New Zealand robin conservation
When using the name New Zealand robin you may be referring to:
- North Island robin (Petroica longipes)
- South Island robin (Petroica australis australis)
- Stewart Island robin (Petroica australis rakiura)
They are all New Zealand robins although, strictly speaking, the North Island robin is a completely different species from the other two subspecies. New Zealand robins are also closely tied genetically with the black robin (Petroica traversi) in the Chatham Islands and also the tomtit.
New Zealand robins are relatively long-lived, surviving up to 14 years where few or no predators exist.
Introduced predators, particular ships rats, possums, stoats and feral cats continue to impact robin populations. They take many eggs, nestlings and recent fledglings. In addition, because females carry out all incubation and chick-brooding duties, a significant proportion are killed at night by introduced predators.
Pest control work in areas where robins live, has not only improved the overall forest health, but also helped robin populations. It is only on predator-free islands, in predator-free fenced sanctuaries, or sites where introduced predators are controlled to low numbers that healthy populations of robins exist.
These flourishing populations have been used to help repopulate areas where robins may have died out due to predation.
DOC has helped trusts and community groups to establish robins at several sites. This is partly to enable people interested in New Zealand’s birdlife to see and hear this interesting species. The robin's trusting nature makes it a favourite with people because they can get close to the bird unlike other native birds.
Since 1991, North Island robin populations have been established on several predator-free islands (Mokoia, Tiritiri Matangi, Tuhua, Matiu/Somes, Mana, Moturoa) and several mainland sites which are encircled by predator-proof fences (Karori Sanctuary, Bushy Park Reserve).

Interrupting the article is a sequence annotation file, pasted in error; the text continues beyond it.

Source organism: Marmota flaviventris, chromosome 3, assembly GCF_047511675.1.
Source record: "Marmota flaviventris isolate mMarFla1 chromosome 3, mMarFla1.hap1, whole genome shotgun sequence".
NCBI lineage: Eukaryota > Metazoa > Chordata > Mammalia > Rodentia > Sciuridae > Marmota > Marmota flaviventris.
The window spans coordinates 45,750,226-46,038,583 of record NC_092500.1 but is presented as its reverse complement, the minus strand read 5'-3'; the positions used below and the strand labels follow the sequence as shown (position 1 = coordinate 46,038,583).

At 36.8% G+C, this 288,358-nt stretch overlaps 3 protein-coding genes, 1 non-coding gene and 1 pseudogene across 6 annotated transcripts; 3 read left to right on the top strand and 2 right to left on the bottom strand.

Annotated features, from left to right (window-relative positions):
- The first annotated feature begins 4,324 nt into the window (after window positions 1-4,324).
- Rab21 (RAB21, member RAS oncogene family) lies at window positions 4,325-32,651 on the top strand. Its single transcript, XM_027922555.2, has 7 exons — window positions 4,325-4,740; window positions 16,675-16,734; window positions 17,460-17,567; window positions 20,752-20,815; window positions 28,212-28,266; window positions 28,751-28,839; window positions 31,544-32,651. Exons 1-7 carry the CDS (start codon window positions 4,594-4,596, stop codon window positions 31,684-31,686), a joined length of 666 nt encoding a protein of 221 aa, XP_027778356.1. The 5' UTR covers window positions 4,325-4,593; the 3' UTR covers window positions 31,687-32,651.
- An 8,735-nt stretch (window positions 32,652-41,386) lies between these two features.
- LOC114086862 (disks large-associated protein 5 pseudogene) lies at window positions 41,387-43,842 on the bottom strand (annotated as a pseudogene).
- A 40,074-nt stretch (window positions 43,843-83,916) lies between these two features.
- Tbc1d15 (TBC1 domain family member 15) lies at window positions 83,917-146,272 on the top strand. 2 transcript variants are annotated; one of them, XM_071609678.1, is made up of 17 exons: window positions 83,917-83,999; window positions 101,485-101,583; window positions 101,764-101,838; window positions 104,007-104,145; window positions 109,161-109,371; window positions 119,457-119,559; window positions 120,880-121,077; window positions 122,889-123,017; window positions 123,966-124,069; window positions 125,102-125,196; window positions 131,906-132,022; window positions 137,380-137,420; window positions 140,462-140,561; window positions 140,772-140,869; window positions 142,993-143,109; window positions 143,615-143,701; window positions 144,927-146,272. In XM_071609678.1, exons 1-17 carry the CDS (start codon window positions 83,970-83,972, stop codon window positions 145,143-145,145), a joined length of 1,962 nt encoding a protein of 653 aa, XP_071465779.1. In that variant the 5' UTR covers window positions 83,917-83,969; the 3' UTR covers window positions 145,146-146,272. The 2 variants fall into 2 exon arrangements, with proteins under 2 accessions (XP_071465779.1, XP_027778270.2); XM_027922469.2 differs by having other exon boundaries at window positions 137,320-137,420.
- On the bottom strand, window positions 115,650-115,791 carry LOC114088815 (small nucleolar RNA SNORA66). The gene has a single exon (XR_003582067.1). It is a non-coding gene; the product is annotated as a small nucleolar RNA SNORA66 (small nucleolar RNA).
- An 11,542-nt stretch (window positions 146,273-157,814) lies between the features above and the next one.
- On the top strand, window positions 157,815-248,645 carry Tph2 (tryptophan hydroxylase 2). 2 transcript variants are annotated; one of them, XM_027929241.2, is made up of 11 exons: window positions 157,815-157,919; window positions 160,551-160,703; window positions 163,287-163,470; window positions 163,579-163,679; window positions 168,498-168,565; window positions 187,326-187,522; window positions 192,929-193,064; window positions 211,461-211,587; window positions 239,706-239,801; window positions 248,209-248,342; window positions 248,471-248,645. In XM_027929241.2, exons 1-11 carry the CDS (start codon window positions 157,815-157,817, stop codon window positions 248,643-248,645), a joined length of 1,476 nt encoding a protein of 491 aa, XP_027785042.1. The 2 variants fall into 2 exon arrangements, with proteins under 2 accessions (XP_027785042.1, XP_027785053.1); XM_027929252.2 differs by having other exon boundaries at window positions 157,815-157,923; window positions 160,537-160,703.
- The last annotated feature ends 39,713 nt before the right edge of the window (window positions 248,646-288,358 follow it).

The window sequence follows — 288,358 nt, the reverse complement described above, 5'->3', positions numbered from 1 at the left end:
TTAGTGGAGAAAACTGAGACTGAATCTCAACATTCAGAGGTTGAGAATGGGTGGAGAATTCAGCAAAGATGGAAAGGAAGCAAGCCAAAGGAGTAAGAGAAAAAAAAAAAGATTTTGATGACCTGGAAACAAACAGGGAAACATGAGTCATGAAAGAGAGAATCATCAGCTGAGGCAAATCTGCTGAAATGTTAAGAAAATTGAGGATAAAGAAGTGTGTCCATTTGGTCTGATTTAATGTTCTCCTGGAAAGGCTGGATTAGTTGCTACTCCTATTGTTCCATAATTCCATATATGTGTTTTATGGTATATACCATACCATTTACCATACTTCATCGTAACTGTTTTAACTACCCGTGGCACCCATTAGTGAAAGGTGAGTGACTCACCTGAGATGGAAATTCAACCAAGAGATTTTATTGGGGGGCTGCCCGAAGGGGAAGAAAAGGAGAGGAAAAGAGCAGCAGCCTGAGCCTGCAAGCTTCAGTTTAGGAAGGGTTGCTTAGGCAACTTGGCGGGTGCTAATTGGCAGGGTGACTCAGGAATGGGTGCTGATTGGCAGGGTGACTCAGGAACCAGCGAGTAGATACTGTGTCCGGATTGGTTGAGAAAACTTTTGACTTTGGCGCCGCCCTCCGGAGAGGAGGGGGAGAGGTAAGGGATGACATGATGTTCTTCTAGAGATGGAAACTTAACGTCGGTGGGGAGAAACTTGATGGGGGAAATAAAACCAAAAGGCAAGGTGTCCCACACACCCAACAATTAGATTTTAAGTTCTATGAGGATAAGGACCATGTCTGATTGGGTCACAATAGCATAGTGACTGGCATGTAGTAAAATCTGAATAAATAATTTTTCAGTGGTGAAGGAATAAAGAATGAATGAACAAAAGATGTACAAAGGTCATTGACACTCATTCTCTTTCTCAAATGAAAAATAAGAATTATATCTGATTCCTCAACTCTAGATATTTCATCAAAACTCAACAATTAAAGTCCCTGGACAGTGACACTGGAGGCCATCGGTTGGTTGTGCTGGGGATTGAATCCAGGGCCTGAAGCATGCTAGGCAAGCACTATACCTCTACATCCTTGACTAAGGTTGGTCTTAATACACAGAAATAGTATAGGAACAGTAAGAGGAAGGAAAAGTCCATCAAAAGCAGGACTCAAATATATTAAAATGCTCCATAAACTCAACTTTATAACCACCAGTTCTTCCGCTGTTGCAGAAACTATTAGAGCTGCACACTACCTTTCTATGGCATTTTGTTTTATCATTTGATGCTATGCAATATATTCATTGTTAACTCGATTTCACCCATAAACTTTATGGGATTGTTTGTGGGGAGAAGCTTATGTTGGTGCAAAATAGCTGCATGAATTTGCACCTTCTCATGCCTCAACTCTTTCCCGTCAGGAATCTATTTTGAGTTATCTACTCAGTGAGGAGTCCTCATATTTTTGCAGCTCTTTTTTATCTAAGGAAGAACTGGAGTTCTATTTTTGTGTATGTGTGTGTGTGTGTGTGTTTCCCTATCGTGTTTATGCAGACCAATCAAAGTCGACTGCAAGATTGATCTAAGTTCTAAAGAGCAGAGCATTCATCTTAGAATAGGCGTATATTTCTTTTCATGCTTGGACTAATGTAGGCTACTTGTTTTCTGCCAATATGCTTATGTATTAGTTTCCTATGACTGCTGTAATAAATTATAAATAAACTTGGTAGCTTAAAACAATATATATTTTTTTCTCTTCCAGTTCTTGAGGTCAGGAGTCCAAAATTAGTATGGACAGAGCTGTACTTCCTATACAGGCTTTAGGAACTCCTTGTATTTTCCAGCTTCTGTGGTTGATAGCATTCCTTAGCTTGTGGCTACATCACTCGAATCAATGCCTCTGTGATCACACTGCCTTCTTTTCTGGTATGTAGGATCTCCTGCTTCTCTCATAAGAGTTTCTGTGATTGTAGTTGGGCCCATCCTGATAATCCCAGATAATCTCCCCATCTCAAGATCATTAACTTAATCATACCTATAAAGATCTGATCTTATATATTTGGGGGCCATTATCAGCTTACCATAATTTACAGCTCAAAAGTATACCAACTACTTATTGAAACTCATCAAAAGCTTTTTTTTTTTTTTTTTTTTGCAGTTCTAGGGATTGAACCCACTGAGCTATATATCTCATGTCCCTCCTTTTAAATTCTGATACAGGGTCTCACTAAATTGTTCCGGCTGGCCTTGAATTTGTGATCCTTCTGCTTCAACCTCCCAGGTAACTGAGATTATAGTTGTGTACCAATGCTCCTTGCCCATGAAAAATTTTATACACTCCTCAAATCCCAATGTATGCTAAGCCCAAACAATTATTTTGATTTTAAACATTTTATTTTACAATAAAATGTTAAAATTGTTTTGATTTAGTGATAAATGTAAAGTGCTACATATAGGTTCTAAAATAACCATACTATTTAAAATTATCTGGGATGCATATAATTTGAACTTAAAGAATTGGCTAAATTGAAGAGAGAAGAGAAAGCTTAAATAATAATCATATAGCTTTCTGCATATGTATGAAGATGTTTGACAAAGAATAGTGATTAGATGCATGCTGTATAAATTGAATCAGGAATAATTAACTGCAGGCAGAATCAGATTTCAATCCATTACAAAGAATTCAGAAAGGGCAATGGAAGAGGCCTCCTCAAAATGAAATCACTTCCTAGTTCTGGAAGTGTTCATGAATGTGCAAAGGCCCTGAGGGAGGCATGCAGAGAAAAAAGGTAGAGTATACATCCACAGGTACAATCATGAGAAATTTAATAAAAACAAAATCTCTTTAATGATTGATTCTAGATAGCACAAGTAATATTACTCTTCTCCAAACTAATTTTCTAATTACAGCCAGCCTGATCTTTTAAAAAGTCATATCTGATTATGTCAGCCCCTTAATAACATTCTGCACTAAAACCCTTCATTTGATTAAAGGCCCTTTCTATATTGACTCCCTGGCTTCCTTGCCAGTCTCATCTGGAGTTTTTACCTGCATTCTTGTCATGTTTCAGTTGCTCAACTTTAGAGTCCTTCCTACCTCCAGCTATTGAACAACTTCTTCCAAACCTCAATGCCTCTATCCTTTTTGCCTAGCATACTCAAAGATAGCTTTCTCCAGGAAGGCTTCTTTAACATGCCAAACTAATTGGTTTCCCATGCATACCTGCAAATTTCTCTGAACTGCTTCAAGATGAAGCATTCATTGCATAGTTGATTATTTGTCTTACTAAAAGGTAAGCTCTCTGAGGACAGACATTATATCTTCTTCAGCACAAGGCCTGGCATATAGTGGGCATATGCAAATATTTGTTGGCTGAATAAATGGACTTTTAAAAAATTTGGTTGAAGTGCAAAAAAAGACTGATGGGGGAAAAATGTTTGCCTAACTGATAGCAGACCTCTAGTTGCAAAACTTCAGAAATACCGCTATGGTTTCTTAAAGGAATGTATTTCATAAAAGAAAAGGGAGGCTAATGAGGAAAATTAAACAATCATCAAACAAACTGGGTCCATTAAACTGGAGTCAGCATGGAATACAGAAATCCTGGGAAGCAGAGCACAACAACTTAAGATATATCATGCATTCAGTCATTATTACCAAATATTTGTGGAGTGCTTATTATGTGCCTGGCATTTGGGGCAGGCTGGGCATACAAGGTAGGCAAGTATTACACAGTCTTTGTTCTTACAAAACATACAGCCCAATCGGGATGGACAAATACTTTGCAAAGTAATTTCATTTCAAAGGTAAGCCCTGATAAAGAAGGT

There are several characteristics of the robin’s nature that make it a very tractable species for monitoring:
- They can be caught by a variety of methods
- Have relatively long legs and so colour-bands can be readily seen
- Will approach researchers for a small food (mealworms) handout
- Their nests can be readily found and monitored without the birds abandoning them.
This has enabled the survival of individuals and nesting attempts to be monitored by DOC staff to determine the effectiveness of predator control operations.
Toutouwai - Robin's Return project
North Island robin/toutouwai have been returned to Moehau in the northern Coromandel Peninsula as part of the 'Toutouwai - Robin's Return' project. The aim was to create a self-sustaining population of North Island robin and return the bird to part of their former home.
You can help
Fence forest blocks to prevent them being grazed by stock. This will enhance their value to robins and other native fauna.
Control predators (possums, feral cats, rats and stoats) by trapping and poisoning. By controlling these predators to low numbers, robins can breed much more successfully than otherwise (70% compared to 20%). As a result, within the first year of such a pest control operation, the robin population often doubles in number, and most males are able to obtain a mate.
Help protect our native birds
When visiting parks, beaches, rivers, and lakes
- Only take dogs to areas that allow them, and keep them under control.
- Check for pests when visiting pest-free islands.
- Leave nesting birds alone.
- Use available access ways to get to the beach.
- Avoid leaving old fishing lines on beaches or in the sea.
- Follow the water care code and local navigation bylaws.
- Don't drive on riverbeds, or keep to formed tracks if you have to.
Other ways to help
- Get your dog trained in avian awareness.
- Volunteer to control predators and restore bird habitats.
- Set predator traps on your property.
- Put a bell on your cat's collar and feed it well.